Learning from Alice about the near and the far
by Roger Hines
May 04, 2014 04:00 AM | 2282 views | 0 0 comments | 41 41 recommendations | email to a friend | print
Alice, a beautiful 12th grade girl in my senior composition class, seldom said anything to anyone. Whenever I called on her, she would manage a polite half-smile and a slow, negative shake of the head as though to say, “I don’t want to be heard.”

Several girls and guys who sat near Alice observed her reticence and tried often to start a conversation, but their kindness was usually rewarded with only a respectful smile.

Alice made straight A’s. Her compositions were stellar, her every assignment impeccable. Because of the quality of her work, I attributed her quiet ways to a strong case of shyness.

On a Friday just before Christmas holidays, Alice entered the classroom with a totally different countenance. As she passed my desk, she smiled genuinely, not her usual, obligatory smile that gave evidence of pain. Ah! Christmas has wrought a change, I thought to myself.

It was final exam day with no chance to engage Alice in conversation; however, when the test period ended, she lingered. I could tell she was waiting so that she could say something. As she stood holding her test, I noted that she was uncharacteristically friendly to other students as they passed by.

Finally approaching my desk, she beamed with joy as she spoke these exact words: “Mr. Hines, my mother is coming home from prison tomorrow, and my little brother and I haven’t seen her for five years.”

Like a rocket leaving a launch pad, emotions welled up from somewhere in my chest, almost totally denying me of self-control. Luckily I almost heard my own voice say, “Get hold of yourself. She doesn’t need your tears right now.” Alice seemed not to notice that I was struggling emotionally. She simply chirped on about her plans for meeting her mother the next day. After I mumbled how happy I was for her, she bounced from the room into the hallway.

I headed to the back of the room to collect myself before the next class entered. My chest heaved with both joy and sadness. My head ached severely because I didn’t have time to allow the release of tears.

Alice’s qualitative work and high grades had deceived me. I should have noticed how she so often gazed outside the window beside her desk instead of looking at the teacher or at her classmates. I should have wondered how all of her work could display such excellence while neither the teacher’s jokes, nor the positive spirit of her classmates registered a whit on her face.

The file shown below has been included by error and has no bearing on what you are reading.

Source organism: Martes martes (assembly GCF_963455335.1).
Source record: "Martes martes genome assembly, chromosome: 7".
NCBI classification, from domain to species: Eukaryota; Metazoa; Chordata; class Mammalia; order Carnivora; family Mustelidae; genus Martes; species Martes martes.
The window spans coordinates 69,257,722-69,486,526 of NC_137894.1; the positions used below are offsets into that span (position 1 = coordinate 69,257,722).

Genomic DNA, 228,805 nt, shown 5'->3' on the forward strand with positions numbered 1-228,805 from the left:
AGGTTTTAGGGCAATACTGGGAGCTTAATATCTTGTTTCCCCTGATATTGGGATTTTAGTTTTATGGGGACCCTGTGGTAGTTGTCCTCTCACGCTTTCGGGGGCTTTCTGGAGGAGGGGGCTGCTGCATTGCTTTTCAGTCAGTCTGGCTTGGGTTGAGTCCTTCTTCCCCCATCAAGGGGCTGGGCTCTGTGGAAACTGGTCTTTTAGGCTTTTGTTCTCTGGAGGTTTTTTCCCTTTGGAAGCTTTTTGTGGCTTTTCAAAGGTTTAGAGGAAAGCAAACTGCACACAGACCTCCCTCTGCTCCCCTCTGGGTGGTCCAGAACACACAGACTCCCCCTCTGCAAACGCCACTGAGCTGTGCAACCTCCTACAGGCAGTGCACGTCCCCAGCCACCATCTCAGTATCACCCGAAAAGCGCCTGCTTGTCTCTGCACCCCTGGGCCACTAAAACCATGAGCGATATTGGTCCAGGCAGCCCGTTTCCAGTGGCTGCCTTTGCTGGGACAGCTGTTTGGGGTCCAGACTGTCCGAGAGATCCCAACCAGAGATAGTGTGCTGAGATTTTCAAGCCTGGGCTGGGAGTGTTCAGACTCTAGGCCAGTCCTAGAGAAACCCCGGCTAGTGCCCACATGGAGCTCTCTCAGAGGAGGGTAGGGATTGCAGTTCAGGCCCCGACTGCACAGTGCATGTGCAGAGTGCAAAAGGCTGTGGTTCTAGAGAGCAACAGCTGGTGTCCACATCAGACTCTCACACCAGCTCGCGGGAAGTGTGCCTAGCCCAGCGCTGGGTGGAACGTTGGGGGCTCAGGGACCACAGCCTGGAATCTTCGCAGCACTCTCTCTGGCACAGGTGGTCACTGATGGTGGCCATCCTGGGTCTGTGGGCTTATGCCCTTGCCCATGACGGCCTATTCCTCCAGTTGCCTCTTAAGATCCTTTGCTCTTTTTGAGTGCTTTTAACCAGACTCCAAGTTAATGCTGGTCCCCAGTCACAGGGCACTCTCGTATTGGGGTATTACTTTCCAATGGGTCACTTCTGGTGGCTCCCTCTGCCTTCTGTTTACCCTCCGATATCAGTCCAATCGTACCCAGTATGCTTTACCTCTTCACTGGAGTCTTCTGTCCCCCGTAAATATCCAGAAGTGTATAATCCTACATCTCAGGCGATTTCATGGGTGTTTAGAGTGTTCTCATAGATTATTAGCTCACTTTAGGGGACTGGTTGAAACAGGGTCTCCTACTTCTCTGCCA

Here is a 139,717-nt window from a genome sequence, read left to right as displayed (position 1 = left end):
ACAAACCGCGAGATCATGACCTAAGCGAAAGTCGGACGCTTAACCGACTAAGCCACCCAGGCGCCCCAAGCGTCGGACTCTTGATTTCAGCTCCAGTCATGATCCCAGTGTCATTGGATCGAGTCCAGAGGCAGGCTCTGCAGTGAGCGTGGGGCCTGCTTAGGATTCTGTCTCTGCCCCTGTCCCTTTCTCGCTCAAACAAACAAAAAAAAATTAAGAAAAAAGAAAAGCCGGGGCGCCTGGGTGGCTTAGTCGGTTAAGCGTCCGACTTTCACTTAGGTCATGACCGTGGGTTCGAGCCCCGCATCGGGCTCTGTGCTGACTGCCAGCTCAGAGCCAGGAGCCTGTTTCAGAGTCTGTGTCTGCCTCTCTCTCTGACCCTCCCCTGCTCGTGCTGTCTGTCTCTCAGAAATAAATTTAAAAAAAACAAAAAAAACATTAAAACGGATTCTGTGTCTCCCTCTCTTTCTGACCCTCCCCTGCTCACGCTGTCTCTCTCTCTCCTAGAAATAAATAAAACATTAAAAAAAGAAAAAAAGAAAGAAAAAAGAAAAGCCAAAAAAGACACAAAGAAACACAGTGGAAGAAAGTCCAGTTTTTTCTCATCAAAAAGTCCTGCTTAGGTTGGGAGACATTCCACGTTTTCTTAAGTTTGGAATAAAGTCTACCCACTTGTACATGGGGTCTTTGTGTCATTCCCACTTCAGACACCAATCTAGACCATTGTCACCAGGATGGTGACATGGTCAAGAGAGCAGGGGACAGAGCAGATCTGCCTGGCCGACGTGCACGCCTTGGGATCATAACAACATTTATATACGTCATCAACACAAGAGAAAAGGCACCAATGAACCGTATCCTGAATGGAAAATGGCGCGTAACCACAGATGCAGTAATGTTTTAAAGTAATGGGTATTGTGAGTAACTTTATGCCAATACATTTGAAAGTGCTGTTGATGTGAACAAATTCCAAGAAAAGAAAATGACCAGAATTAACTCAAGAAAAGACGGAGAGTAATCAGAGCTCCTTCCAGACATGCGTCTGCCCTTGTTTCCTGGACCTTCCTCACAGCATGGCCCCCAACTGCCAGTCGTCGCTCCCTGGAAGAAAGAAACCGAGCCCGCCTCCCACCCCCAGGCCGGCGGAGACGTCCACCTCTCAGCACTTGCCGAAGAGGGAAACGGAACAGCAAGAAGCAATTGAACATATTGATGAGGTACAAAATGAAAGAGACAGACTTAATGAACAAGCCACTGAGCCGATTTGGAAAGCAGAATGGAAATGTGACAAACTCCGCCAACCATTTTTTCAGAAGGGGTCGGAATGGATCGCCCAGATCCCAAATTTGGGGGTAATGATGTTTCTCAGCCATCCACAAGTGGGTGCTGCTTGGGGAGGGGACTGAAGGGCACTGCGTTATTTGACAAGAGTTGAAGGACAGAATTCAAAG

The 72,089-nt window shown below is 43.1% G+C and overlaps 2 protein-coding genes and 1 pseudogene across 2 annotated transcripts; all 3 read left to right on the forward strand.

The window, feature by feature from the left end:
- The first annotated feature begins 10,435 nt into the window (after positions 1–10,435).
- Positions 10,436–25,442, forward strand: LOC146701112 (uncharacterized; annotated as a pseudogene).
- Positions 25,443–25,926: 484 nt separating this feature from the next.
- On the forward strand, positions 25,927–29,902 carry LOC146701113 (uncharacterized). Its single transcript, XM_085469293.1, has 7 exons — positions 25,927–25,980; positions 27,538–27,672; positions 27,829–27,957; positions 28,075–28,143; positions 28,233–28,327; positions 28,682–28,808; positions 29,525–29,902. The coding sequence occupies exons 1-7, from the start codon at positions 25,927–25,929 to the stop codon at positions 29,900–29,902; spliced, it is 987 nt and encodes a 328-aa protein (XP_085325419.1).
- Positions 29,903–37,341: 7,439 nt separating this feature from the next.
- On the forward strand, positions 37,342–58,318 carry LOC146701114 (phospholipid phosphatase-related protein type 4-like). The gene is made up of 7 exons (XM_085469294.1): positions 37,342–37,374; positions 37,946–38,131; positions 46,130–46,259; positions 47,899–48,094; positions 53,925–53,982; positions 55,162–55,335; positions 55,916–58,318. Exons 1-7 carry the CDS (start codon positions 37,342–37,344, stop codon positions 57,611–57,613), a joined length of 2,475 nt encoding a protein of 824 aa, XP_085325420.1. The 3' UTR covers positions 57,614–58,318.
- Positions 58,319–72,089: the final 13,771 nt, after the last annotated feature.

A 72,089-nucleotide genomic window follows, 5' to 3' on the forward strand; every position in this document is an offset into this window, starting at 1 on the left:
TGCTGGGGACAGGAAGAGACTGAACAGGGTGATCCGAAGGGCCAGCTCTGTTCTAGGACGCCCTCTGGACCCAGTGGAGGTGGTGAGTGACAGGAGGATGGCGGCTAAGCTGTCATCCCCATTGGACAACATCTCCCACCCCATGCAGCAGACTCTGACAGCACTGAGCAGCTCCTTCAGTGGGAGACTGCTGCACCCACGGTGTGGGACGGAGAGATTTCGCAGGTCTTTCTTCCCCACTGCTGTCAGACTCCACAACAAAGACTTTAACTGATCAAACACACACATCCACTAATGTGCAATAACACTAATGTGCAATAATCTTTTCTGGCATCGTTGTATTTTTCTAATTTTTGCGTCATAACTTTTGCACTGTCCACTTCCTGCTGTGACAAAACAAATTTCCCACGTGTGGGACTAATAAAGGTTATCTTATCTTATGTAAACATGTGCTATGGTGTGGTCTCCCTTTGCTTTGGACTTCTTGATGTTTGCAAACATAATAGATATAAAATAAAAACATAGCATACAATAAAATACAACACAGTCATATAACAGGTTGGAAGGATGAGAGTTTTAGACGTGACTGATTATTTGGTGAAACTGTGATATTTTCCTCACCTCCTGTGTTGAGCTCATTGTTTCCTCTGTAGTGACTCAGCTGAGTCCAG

After Christmas, Alice failed to return for her final semester of high school. I ran into her at a restaurant where she worked as a waitress. She said she had to quit school to support her mother who couldn’t get a job. When I asked how her little brother was doing, she said his father, who was not her father, had snatched him and that she and her mother didn’t know where either of them were. A lawyer from her church was trying to help her find them.

The joy that had splashed from Alice’s face and voice only a month earlier was gone. Still beautiful, she looked tired and defeated but possessed the character to praise the school, her teachers, and “all the fun kids” who were kind to her.

Saddened that Alice’s life was not going as well as she had hoped, I was encouraged when she asked me if I remembered teaching Thomas Wolfe’s short story, “The Far and the Near.” It is a story of a railroad engineer who passes a certain small cottage every day for 30 years, waving to two women who live there, but never meeting them or knowing them up close.

When he retires, he goes to meet them, presuming them to have been his 30-year “friends.” However, the women receive him suspiciously and rudely, thus destroying the vision he had built around them.

“My mother is not who I thought she would be,” Alice said,” but I’m not going to let her destroy my happiness any more like the women did to that old engineer in the story.”

Neither, I thought, will I ever again presume that a student is OK just because her work is excellent.

I’m afraid that Alice never finished school, but no one has ever provided me a better example of quiet strength than she. No one has better taught me to be more observant of both the far and the near.

As my wife and I left and drove along in front of the restaurant, Alice was standing just outside the front door, taking a smoke break. Without smiling, she waved good-bye.

Roger Hines is a retired high school English teacher in Kennesaw.
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